High-Resolution Digicams; Do Major Megapixel Counts Aid Or Hinder Image Quality? Page 3
The ISO 100 Face-Off
At ISO 100, the D-SLR images are cleaner without any visible "graininess" or any smudging of fine detail caused by in camera processing. Hence, the images actually exhibit higher resolution than photos made with the digicams, particularly one model. Under high magnification, some JPEG artifacts are also visible in the digicam images. That's understandable, since they employ a greater compression ratio to generate smaller files. Even so, my best ISO 100 images from all cameras made for technically superb letter-size prints after they were optimized for printing in Photoshop.
In 12x16" glossies--made at 260dpi with an Epson inkjet printer--the higher quality produced by the D-SLRs at ISO 100 is visible especially under close scrutiny. Because the data is cleaner, the D-SLR files can be enlarged ("ressed up") to a greater degree in Photoshop without a significant loss of quality, making the images more suitable for oversized prints. Even so, one of the digicams generated JPEGs that made very nice 11x15" prints after some adjustment in Photoshop; they look great when viewed from a typical 4- or 5-foot distance.
ISO 400 And Above
By ISO 400, the D-SLRs have the edge over the digicams, with clean, smooth images that do not appear over-processed or grainy; my 11x15" prints are still close to superb. Actual resolution in the digicams' images is obviously lower, because the smaller cameras' processors applied a higher level of NR processing that smudged a lot of fine detail. Still, after applying Unsharp Mask in Photoshop (using some expertise as to Amount, Radius, and Threshold for each image) the JPEGs from both 12MP cameras made for nice letter-size glossies.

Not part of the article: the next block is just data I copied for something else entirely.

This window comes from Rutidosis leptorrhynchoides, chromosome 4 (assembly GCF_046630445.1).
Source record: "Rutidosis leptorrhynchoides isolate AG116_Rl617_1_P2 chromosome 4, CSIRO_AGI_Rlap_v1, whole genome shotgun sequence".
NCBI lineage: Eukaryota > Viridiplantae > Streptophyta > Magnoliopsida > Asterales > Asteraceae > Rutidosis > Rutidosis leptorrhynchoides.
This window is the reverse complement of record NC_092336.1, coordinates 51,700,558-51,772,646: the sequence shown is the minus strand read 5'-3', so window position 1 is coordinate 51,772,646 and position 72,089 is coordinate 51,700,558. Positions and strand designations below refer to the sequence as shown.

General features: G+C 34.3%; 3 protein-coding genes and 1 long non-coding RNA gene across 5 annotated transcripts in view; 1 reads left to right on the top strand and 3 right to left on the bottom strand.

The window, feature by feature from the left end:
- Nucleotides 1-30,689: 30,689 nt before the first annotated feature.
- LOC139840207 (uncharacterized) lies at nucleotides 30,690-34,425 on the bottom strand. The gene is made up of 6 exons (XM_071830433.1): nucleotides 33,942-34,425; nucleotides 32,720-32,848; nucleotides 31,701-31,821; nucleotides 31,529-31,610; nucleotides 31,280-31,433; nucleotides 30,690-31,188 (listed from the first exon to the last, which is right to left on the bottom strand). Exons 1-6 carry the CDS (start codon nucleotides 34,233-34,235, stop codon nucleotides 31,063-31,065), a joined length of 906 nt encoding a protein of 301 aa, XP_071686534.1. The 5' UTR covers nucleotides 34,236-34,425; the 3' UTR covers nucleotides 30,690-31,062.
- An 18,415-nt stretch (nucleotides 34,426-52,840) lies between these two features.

At ISO 800, and particularly at ISO 1250 or 1600, the difference was obvious, making the D-SLRs a much better choice at high ISOs. Again, the digicams differed in the extent of NR processing. One produced an artificially smooth effect with a major loss of texture while the other provided more grainy images, with slightly better resolution of fine detail. The benefit of a cleaner D-SLR image was noticeable even in 4x6" prints and obvious in 8x10" glossies.
The Raw Advantage & Dynamic Range
Both D-SLRs provide an option for raw capture, while the compact cameras I used record only JPEGs. (A few 12MP digicams will provide a Raw Capture mode.) As with any camera, the raw images are slightly better than JPEGs. As well, the NR features in certain raw converter programs can be remarkably useful for optimizing the quality of high ISO photos.
Without high-tech equipment, it's impossible to calculate dynamic range. An evaluation of this aspect was complicated by the fact that each camera produced a different level of contrast at default settings. (One of the digicams included a feature to boost dynamic range by slightly increasing shadow detail; for the sake of consistency, I set that to Off.) Both D-SLRs produced moderately high contrast for a snappy effect and an acceptable level of highlight and shadow detail, even at high noon light on sunny days. The two digicams differed significantly at default, producing very high vs. slightly low contrast, respectively. Of course, most of the better digicams and D-SLRs offer in camera adjustment for contrast; a low level can be useful in harsh lighting to reduce the loss of detail in both dark and bright areas.
A long-time "Shutterbug" contributor, stock photographer Peter K. Burian (www.peterkburian.com) is the author of "Mastering Digital Photography and Imaging" and the co-author of several "Magic Lantern Guide" books about 35mm and D-SLRs. He also teaches two online digital photography courses at BetterPhoto.com.
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